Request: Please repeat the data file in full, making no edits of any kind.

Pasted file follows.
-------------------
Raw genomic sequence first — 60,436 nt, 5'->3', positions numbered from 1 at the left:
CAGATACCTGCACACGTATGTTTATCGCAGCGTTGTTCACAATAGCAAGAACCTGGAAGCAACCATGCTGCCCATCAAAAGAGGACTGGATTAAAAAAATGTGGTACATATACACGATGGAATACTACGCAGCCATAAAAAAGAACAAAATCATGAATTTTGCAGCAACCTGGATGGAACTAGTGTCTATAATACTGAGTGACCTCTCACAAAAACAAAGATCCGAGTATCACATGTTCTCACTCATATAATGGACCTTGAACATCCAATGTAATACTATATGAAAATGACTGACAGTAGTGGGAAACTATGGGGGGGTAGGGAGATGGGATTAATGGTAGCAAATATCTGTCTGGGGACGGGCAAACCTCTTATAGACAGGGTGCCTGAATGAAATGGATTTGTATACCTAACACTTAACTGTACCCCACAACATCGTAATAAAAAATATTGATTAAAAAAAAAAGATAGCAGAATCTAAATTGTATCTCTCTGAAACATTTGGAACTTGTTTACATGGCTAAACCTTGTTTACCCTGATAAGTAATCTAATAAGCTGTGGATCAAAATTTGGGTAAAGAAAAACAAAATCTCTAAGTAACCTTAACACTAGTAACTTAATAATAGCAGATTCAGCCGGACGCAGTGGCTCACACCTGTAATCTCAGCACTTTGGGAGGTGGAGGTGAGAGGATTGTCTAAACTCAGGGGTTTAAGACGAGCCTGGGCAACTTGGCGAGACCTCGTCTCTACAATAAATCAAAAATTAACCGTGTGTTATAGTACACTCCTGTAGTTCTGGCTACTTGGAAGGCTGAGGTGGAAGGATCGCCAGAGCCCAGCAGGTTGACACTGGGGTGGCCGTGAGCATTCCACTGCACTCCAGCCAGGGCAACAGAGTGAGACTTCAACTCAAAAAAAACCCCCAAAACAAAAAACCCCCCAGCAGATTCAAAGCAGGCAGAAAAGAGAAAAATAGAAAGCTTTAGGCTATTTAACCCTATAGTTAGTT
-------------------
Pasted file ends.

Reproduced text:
Raw genomic sequence first — 60,436 nt, 5'->3', positions numbered from 1 at the left:
CAGATACCTGCACACGTATGTTTATCGCAGCGTTGTTCACAATAGCAAGAACCTGGAAGCAACCATGCTGCCCATCAAAAGAGGACTGGATTAAAAAAATGTGGTACATATACACGATGGAATACTACGCAGCCATAAAAAAGAACAAAATCATGAATTTTGCAGCAACCTGGATGGAACTAGTGTCTATAATACTGAGTGACCTCTCACAAAAACAAAGATCCGAGTATCACATGTTCTCACTCATATAATGGACCTTGAACATCCAATGTAATACTATATGAAAATGACTGACAGTAGTGGGAAACTATGGGGGGGTAGGGAGATGGGATTAATGGTAGCAAATATCTGTCTGGGGACGGGCAAACCTCTTATAGACAGGGTGCCTGAATGAAATGGATTTGTATACCTAACACTTAACTGTACCCCACAACATCGTAATAAAAAATATTGATTAAAAAAAAAAGATAGCAGAATCTAAATTGTATCTCTCTGAAACATTTGGAACTTGTTTACATGGCTAAACCTTGTTTACCCTGATAAGTAATCTAATAAGCTGTGGATCAAAATTTGGGTAAAGAAAAACAAAATCTCTAAGTAACCTTAACACTAGTAACTTAATAATAGCAGATTCAGCCGGACGCAGTGGCTCACACCTGTAATCTCAGCACTTTGGGAGGTGGAGGTGAGAGGATTGTCTAAACTCAGGGGTTTAAGACGAGCCTGGGCAACTTGGCGAGACCTCGTCTCTACAATAAATCAAAAATTAACCGTGTGTTATAGTACACTCCTGTAGTTCTGGCTACTTGGAAGGCTGAGGTGGAAGGATCGCCAGAGCCCAGCAGGTTGACACTGGGGTGGCCGTGAGCATTCCACTGCACTCCAGCCAGGGCAACAGAGTGAGACTTCAACTCAAAAAAAACCCCCAAAACAAAAAACCCCCCAGCAGATTCAAAGCAGGCAGAAAAGAGAAAAATAGAAAGCTTTAGGCTATTTAACCCTATAGTTAGTT